Let’s get a few things straight here, one that you have to be comfortable with yourself, your body, and your partner’s sense of confidence and self-worth. These rules are only going to apply to safe, healthy relationships. You may feel like your relationship is in a slump, but, for any of these things to work, you still have to have a healthy connection. The other thing to get straight is that, well, I’m straight and I’m a woman so that’s where this info is coming from. I am a feminist and I think that has helped me find a voice in the bedroom.
In any long-term relationship, your sex life, or lack thereof, can make the difference between being a functioning, satisfied, and happy couple, OR being roommates. Sex, obviously is not the only important thing in your relationship and, to have a healthy sex life, you must first have monogamy (that’s what I would advocate for, from my professional therapist point of view), trust, love, respect BEFORE you can build the healthy sex life.
There will, of course be lulls sometimes in your sex life, but deciding to just vacate the premises of the bedroom can lead to affairs, online, emotional, sexual, etc. Then, you’re talking separation, who sees the kids when, divorce, etc.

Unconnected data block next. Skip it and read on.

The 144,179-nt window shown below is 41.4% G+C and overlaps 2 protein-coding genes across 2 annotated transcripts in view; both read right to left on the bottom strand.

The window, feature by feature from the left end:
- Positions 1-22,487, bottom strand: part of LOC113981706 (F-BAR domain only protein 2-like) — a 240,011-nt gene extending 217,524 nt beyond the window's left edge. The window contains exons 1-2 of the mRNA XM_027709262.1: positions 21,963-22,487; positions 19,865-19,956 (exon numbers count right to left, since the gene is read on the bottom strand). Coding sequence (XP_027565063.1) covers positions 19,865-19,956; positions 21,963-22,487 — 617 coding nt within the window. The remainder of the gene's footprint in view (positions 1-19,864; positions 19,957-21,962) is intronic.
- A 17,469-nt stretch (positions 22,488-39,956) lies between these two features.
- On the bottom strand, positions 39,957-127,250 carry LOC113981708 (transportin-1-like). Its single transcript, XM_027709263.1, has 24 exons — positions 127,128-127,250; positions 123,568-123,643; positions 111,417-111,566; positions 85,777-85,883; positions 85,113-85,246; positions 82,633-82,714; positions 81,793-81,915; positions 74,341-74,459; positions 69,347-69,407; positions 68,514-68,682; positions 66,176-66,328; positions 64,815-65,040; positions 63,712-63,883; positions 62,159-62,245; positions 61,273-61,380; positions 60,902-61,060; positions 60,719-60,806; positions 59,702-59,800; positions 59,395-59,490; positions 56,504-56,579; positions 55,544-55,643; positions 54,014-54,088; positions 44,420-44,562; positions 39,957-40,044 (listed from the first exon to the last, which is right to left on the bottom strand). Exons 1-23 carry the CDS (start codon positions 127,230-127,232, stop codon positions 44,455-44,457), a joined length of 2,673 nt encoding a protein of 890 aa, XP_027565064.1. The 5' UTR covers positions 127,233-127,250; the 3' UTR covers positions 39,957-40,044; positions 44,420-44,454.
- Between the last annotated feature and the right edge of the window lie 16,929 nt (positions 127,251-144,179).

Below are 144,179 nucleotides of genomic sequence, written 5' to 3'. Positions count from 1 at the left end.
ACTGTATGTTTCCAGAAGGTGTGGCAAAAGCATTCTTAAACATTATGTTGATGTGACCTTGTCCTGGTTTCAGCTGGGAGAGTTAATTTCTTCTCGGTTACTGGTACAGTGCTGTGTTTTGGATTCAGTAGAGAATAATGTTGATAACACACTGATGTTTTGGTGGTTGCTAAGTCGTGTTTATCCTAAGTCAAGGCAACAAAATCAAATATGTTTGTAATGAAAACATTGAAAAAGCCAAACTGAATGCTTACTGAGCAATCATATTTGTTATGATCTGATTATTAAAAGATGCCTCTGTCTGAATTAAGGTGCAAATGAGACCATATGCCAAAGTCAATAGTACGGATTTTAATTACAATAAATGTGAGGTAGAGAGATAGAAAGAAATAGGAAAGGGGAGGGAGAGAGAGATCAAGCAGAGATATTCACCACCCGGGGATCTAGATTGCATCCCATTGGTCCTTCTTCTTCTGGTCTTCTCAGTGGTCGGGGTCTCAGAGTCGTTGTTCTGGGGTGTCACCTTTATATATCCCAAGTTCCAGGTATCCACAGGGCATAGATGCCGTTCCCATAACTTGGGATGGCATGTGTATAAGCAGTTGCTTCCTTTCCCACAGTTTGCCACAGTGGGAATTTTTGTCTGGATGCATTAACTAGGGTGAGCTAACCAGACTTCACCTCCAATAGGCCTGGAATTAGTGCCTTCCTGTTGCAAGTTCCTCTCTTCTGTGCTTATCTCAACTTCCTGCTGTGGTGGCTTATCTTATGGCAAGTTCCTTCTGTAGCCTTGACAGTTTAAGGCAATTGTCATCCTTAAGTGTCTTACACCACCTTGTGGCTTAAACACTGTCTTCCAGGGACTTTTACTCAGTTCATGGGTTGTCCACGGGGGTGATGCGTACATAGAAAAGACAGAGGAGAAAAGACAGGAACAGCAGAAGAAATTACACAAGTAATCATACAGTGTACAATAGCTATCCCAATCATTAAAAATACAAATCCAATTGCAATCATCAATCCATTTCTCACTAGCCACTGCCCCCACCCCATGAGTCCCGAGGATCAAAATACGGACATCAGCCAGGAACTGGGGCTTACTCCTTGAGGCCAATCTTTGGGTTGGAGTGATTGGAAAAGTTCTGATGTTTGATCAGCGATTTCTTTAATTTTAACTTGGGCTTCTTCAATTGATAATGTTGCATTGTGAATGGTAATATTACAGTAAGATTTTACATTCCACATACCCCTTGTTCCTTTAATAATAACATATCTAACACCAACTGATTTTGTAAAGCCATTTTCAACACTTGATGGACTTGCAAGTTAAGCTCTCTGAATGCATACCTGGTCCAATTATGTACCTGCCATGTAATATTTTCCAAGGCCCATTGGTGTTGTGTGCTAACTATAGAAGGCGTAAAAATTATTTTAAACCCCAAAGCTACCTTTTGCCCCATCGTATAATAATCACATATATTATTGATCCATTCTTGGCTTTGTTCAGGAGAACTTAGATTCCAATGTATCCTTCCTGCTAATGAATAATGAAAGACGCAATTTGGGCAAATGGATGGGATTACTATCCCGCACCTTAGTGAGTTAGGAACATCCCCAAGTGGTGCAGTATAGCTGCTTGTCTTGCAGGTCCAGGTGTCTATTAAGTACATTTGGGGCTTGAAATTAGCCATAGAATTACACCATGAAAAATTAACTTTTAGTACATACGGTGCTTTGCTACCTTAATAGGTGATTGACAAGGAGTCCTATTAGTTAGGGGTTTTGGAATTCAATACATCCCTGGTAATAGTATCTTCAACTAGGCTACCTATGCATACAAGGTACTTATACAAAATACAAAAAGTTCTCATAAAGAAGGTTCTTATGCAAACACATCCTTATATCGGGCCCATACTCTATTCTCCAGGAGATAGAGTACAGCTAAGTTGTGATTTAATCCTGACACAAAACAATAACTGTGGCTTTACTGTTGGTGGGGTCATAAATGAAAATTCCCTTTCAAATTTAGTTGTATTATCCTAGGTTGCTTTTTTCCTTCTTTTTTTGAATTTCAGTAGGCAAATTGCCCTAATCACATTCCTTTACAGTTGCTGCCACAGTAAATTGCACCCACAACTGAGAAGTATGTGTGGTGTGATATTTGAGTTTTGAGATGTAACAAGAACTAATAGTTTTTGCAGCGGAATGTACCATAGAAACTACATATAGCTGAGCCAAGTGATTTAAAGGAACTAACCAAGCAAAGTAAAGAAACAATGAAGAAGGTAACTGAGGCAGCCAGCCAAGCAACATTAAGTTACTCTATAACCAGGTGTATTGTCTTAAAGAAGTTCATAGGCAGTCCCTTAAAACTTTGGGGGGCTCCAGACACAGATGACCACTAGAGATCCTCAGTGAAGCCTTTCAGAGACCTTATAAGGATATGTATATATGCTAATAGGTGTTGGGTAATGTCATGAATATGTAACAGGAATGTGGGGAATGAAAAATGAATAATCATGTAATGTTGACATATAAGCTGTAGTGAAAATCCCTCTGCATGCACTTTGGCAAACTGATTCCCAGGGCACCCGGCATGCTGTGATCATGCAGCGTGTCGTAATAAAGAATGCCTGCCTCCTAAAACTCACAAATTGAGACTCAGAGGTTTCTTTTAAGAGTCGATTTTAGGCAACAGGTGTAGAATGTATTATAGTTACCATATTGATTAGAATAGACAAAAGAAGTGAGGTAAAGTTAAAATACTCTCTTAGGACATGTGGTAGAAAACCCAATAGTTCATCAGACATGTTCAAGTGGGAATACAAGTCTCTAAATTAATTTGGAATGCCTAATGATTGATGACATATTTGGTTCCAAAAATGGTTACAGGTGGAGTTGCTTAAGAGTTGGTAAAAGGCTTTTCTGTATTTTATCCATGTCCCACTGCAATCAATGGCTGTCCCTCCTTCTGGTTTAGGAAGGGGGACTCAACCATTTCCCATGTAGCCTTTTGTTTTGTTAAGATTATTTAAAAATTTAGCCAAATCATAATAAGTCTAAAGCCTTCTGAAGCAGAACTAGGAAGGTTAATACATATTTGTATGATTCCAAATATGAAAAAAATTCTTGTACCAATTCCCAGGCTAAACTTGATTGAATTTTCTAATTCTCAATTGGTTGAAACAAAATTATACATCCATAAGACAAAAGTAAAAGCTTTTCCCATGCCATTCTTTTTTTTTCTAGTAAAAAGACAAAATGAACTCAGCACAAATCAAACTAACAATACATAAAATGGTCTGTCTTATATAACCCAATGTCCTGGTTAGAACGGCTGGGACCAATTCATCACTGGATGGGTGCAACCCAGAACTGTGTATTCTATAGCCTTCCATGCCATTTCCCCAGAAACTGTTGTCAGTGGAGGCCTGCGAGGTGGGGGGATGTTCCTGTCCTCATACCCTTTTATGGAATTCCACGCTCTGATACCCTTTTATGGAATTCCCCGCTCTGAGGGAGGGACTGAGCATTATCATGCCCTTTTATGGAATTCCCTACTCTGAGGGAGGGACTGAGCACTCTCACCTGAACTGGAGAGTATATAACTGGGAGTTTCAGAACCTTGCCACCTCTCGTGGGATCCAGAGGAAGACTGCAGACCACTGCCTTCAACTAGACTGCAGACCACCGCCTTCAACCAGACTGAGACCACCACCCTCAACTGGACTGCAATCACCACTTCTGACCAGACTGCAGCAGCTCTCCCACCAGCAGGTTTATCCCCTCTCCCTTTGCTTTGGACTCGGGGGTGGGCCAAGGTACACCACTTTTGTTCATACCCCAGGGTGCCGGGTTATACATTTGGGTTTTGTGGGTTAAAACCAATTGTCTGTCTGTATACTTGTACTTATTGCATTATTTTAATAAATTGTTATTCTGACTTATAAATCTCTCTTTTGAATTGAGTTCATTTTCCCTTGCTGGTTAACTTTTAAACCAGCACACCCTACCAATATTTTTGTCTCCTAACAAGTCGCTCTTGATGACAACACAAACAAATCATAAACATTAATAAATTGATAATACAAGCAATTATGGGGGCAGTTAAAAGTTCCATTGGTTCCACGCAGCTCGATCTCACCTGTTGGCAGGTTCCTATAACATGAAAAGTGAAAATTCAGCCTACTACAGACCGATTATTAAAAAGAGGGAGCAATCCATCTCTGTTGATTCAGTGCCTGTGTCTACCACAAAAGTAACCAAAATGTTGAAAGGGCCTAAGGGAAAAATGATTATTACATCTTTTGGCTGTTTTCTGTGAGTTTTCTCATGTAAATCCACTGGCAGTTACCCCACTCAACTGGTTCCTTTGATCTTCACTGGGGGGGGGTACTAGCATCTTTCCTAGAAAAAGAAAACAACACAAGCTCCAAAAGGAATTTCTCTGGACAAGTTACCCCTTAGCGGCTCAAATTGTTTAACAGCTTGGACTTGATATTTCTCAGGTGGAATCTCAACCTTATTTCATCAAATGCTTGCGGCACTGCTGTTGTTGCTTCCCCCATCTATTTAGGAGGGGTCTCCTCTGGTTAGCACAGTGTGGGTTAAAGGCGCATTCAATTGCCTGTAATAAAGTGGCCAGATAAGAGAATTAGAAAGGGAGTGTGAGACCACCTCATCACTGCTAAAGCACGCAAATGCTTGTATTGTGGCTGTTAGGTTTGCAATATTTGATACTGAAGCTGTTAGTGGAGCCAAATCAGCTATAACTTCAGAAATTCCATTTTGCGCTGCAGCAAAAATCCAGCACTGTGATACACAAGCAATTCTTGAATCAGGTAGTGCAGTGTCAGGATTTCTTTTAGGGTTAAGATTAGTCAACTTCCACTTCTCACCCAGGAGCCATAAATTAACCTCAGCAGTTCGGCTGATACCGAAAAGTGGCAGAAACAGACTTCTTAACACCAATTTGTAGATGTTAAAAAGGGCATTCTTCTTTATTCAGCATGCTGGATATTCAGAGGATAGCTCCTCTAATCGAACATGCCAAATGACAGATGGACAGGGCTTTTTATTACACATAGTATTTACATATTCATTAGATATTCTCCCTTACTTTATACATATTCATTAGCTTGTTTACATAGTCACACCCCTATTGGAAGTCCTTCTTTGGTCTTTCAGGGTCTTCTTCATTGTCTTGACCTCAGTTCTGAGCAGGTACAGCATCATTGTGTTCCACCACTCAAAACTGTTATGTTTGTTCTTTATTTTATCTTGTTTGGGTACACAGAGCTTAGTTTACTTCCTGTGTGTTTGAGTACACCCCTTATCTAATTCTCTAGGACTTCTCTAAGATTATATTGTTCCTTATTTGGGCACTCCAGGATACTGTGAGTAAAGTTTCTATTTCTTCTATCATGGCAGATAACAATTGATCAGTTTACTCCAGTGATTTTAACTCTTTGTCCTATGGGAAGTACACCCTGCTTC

Sex is obviously a very important part of a healthy long-term relationship, but it can’t be the only important thing in your life together. Just like love can’t be the only layer in the foundation that is your relationship. Many people who are still in their honeymoon phase, newlyweds, or planning a wedding, still believe that love is all they need for a relationship to survive. Um…it won’t carry you through when you fall out of love with each other. I’m of the belief that 2 kinds of love exist in relationship: the “I love you” everyday kind of love and the “falling in love” (infatuation) kind of love. No one seems to believe me about that part of ever “falling out of love” with your own spouse or long-term partner. I watched an interview with a couple who had been married for 65+ years on the morning news once and they said their tip for married couples was to “never fall out of love at the same time”. So, even when you’re “out of love” with your partner, you have to keep that healthy sex life as a physical connection.
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